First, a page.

Nearing 80, March and his wife Mariam had contacts in the Nixon Administration to include the presidential aide Chuck Colston. He told the story of how Nixon called up Colston one night determined to drive across town.
“Chuck,” he implored while imitating Nixon’s growly voice. “I want to go to the Kennedy Center tonight.”
“No, no, no,” Colston responded. “You can’t do that because the travel detail for the Secret Service is gone for the night.”
“Then I want to go with you,” he implored. “You can drive me.”
“No, no, no, Mr. President.”
He insisted and so they drove across town. Nixon slumped down in the front seat to avoid being seen. “When we got there, the doors were locked because they do that once the show has begun. I banged on the door and shouted that the President wanted in. The guards misunderstood and drew their weapons. Eventually we sorted it out and got him up to the presidential box. The Marine Corps Band was the evening entertainment, and they were playing the last song. “I sent a note backstage to have the conductor keep going, so they played The Battle Hymn of the Republic four times. It was very strange.”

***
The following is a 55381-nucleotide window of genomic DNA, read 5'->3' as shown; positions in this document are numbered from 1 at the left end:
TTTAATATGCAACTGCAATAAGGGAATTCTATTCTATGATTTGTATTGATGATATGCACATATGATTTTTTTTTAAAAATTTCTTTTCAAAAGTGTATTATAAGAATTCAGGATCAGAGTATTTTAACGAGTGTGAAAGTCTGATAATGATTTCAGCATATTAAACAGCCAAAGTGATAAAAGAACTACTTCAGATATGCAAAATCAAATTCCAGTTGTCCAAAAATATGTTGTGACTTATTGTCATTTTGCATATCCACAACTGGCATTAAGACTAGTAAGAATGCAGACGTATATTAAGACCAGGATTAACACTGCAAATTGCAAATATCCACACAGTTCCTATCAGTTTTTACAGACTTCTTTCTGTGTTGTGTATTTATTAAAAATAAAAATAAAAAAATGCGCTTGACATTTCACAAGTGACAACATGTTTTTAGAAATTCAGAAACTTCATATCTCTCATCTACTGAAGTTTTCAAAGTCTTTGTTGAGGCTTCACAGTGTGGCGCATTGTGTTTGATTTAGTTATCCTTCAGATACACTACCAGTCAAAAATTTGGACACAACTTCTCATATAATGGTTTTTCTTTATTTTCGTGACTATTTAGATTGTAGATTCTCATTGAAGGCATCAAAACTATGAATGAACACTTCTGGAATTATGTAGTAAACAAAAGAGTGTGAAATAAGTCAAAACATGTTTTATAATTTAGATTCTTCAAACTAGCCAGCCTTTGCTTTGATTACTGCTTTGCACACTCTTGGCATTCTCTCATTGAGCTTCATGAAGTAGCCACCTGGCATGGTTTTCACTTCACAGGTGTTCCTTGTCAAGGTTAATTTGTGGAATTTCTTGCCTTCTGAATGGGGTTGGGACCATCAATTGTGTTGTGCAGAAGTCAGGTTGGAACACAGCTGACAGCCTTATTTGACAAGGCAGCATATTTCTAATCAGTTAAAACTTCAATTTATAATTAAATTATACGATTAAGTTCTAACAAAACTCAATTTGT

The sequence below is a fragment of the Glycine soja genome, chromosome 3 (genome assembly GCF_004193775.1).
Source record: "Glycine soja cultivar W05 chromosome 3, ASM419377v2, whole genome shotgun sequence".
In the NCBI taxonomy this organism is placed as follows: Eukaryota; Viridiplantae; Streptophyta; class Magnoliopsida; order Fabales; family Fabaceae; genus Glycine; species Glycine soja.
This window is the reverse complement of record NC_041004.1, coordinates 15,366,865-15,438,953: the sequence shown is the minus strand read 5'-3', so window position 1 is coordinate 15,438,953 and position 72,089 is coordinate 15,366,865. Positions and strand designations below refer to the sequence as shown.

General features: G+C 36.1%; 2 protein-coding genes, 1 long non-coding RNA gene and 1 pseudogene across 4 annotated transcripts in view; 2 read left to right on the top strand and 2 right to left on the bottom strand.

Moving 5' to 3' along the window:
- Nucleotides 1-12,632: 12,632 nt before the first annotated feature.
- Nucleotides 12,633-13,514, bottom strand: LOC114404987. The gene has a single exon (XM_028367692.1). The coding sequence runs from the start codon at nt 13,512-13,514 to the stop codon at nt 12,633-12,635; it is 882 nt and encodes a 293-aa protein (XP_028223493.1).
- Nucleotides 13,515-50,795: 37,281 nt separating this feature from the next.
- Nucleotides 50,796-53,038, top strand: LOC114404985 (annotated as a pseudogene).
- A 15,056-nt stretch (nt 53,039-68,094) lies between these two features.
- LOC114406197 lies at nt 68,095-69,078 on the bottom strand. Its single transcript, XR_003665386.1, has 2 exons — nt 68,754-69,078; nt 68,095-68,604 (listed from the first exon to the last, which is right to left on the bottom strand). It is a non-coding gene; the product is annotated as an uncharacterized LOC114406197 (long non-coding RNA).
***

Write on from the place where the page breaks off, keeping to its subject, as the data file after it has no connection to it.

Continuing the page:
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The best Williamsburg boat tour offers safe “social distance sailing” daily for up to 6 people. It’s an extraordinary experience for couples. Leave your worries behind. Enjoy the thrill of moving with the wind without a care in the world. Put life back on an even keel with a romantic experience for a birthday or anniversary. 3-hour sailboat cruise as a semi-private yachting charter lets you exhale and relax as you enjoy comfort, stability and speed.